Gwadar port dredging to cost five times more

The government has approved the maintenance dredging of a navigational channel of Gwadar Port with an escalated cost of Rs4.7 billion – a drastic increase from Rs1bn estimated in June 2022 – to avoid any mishap to cargo ships or imposition of penalties. The navigation channel of the port was last cleared in 2014-15 but had since developed sedimentation of clay, sand and mud and gravelly coarse sand at most of the places. This was resulting in the diversion of bigger ships as the port could handle around 30,000 dead weight tonnage (DWT) ships rather than the designed capacity of allowing 50,000 DWT. Official sources said the key factor behind the cost escalation was that the Gwadar Port Authority (GPA) and the Ministry of Maritime Affairs had developed the dredging project in June last year at Rs1bn on guesstimates in emergency circumstances when a couple of 50,000DWT cargo ships had to be diverted due to navigational challenges. However, the costs had to be increased based on a proper study conducted by Pakistan Navy followed by competitive bidding. The project is to take off immediately. The project approved by the government envisaged maintenance dredging of a 4.7-km-long navigational channel, basin and berthing area of Gwadar port. Its internal navigational channel and turning basin design depth is 13.8 meters for safe navigation of deep draft vessels and the berthing area and outer channel is dredged to 14.5 meters to permit safe berthing and sufficient clearance from the bottom in low tides. The channel is designed for the navigation of 50,000 DWT ships during all weather.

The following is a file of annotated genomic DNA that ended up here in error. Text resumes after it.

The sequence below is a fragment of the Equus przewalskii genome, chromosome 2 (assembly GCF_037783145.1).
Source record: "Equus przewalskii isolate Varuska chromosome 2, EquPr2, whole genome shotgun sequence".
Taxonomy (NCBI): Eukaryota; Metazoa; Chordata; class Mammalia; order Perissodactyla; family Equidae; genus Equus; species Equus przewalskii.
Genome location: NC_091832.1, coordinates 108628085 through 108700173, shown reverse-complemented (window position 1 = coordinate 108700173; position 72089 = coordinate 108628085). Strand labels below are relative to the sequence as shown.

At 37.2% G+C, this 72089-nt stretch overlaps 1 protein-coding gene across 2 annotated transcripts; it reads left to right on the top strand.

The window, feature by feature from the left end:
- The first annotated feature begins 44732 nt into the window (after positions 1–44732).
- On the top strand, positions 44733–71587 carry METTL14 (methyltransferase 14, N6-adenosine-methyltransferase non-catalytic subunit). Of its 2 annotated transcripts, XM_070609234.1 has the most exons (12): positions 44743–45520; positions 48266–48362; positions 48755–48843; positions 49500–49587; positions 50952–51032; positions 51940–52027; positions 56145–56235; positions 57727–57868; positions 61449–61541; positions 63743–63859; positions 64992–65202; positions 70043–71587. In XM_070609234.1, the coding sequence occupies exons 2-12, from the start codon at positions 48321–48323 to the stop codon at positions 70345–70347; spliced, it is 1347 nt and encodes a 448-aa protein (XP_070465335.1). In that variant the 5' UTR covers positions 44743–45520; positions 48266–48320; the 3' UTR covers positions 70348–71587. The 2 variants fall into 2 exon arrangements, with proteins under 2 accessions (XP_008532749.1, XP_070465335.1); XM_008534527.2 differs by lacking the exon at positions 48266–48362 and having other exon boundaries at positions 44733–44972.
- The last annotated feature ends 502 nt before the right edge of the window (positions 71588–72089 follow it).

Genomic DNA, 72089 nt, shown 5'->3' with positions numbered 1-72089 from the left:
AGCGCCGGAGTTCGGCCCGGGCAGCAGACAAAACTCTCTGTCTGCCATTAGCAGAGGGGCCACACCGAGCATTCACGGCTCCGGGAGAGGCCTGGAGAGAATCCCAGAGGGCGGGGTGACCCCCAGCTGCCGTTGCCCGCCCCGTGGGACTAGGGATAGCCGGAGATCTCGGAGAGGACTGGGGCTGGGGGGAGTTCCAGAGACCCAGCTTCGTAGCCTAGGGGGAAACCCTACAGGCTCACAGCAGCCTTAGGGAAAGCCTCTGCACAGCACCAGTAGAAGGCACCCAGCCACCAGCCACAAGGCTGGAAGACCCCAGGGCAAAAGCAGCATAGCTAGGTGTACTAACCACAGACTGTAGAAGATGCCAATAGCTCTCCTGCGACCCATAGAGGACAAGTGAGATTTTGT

KE, Chinese giant sign MoU for clean energy

Three Gorges Group of China and K-Electric signed a memorandum of understanding (MoU) to collaborate in the development of about 1,000MW of renewable energy and hydropower projects across the country including Azad Jammu & Kashmir. The MOU was signed by KE’s CEO and, CEO of China Three Gorges South Asia Investment Ltd (CTGSAIL) for “providing clean, affordable, and sustainable power for people of Pakistan including K-Electric’s growing base of over 3.4 million customers”, according to a statement. Under the MoU, the two sides agreed to collaborate on exploring renewable energy including hydro projects across the country. Both companies will also work to develop a roadmap for the installation of grid-scale Battery Energy Storage Systems into KE’s network. The exclusive rights of existing distribution companies including KE are expiring over the next 3-6 months that would allow open access to electricity producers, buyers and consumers to trade electricity from and to various sources and locations anywhere in the country after paying wheeling charges to the national grid operator — National Transmission & Despatch Company. This would also allow new power companies to enter the market and challenge through competition the existing distributors. Therefore, the KE is looking into opportunities to collaborate with private entities for setting up renewable energy projects including wind, solar and hydropower plants across the country.

ADB again offers funding for ML-1